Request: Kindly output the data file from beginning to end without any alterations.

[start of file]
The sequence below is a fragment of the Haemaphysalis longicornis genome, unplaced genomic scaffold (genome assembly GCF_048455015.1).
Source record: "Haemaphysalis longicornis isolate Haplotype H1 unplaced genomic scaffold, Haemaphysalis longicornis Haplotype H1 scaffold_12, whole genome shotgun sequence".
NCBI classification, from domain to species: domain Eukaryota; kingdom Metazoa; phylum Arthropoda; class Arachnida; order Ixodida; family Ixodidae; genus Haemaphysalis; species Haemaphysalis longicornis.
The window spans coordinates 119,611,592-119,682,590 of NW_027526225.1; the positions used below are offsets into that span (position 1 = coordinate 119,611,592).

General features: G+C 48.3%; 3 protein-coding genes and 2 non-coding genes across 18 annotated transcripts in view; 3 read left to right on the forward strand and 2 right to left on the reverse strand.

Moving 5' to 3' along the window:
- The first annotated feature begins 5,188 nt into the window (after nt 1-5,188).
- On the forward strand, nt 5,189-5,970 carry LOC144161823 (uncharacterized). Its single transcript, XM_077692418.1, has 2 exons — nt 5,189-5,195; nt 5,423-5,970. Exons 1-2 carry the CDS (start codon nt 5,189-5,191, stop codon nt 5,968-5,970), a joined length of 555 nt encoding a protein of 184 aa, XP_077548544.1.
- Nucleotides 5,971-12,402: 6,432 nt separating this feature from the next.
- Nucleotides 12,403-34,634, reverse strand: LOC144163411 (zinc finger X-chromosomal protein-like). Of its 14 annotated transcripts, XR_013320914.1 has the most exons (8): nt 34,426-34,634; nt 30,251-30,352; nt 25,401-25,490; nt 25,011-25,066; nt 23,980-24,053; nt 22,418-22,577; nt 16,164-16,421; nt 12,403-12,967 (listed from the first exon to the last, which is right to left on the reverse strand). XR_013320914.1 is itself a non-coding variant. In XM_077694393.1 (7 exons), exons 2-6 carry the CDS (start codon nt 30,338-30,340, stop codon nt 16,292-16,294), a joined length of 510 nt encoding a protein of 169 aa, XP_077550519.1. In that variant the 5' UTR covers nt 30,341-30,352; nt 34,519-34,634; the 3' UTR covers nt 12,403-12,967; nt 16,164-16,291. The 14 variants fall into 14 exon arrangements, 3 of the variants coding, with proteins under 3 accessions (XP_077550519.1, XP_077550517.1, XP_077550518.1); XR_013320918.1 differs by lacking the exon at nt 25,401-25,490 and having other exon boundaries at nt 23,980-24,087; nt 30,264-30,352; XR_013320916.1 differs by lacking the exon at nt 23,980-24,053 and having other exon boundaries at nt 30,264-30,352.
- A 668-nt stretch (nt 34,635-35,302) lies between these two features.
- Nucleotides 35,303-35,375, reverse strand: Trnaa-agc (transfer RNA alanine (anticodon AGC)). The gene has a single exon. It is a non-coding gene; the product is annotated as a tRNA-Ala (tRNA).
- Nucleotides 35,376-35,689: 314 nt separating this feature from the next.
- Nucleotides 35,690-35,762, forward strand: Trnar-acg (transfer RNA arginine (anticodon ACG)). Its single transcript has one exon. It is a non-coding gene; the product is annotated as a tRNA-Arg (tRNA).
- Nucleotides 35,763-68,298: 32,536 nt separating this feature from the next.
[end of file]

The sequence below is a fragment of the Haemaphysalis longicornis genome, unplaced genomic scaffold (genome assembly GCF_048455015.1).
Source record: "Haemaphysalis longicornis isolate Haplotype H1 unplaced genomic scaffold, Haemaphysalis longicornis Haplotype H1 scaffold_12, whole genome shotgun sequence".
NCBI classification, from domain to species: domain Eukaryota; kingdom Metazoa; phylum Arthropoda; class Arachnida; order Ixodida; family Ixodidae; genus Haemaphysalis; species Haemaphysalis longicornis.
The window spans coordinates 119,611,592-119,682,590 of NW_027526225.1; the positions used below are offsets into that span (position 1 = coordinate 119,611,592).

General features: G+C 48.3%; 3 protein-coding genes and 2 non-coding genes across 18 annotated transcripts in view; 3 read left to right on the forward strand and 2 right to left on the reverse strand.

Moving 5' to 3' along the window:
- The first annotated feature begins 5,188 nt into the window (after nt 1-5,188).
- On the forward strand, nt 5,189-5,970 carry LOC144161823 (uncharacterized). Its single transcript, XM_077692418.1, has 2 exons — nt 5,189-5,195; nt 5,423-5,970. Exons 1-2 carry the CDS (start codon nt 5,189-5,191, stop codon nt 5,968-5,970), a joined length of 555 nt encoding a protein of 184 aa, XP_077548544.1.
- Nucleotides 5,971-12,402: 6,432 nt separating this feature from the next.
- Nucleotides 12,403-34,634, reverse strand: LOC144163411 (zinc finger X-chromosomal protein-like). Of its 14 annotated transcripts, XR_013320914.1 has the most exons (8): nt 34,426-34,634; nt 30,251-30,352; nt 25,401-25,490; nt 25,011-25,066; nt 23,980-24,053; nt 22,418-22,577; nt 16,164-16,421; nt 12,403-12,967 (listed from the first exon to the last, which is right to left on the reverse strand). XR_013320914.1 is itself a non-coding variant. In XM_077694393.1 (7 exons), exons 2-6 carry the CDS (start codon nt 30,338-30,340, stop codon nt 16,292-16,294), a joined length of 510 nt encoding a protein of 169 aa, XP_077550519.1. In that variant the 5' UTR covers nt 30,341-30,352; nt 34,519-34,634; the 3' UTR covers nt 12,403-12,967; nt 16,164-16,291. The 14 variants fall into 14 exon arrangements, 3 of the variants coding, with proteins under 3 accessions (XP_077550519.1, XP_077550517.1, XP_077550518.1); XR_013320918.1 differs by lacking the exon at nt 25,401-25,490 and having other exon boundaries at nt 23,980-24,087; nt 30,264-30,352; XR_013320916.1 differs by lacking the exon at nt 23,980-24,053 and having other exon boundaries at nt 30,264-30,352.
- A 668-nt stretch (nt 34,635-35,302) lies between these two features.
- Nucleotides 35,303-35,375, reverse strand: Trnaa-agc (transfer RNA alanine (anticodon AGC)). The gene has a single exon. It is a non-coding gene; the product is annotated as a tRNA-Ala (tRNA).
- Nucleotides 35,376-35,689: 314 nt separating this feature from the next.
- Nucleotides 35,690-35,762, forward strand: Trnar-acg (transfer RNA arginine (anticodon ACG)). Its single transcript has one exon. It is a non-coding gene; the product is annotated as a tRNA-Arg (tRNA).
- Nucleotides 35,763-68,298: 32,536 nt separating this feature from the next.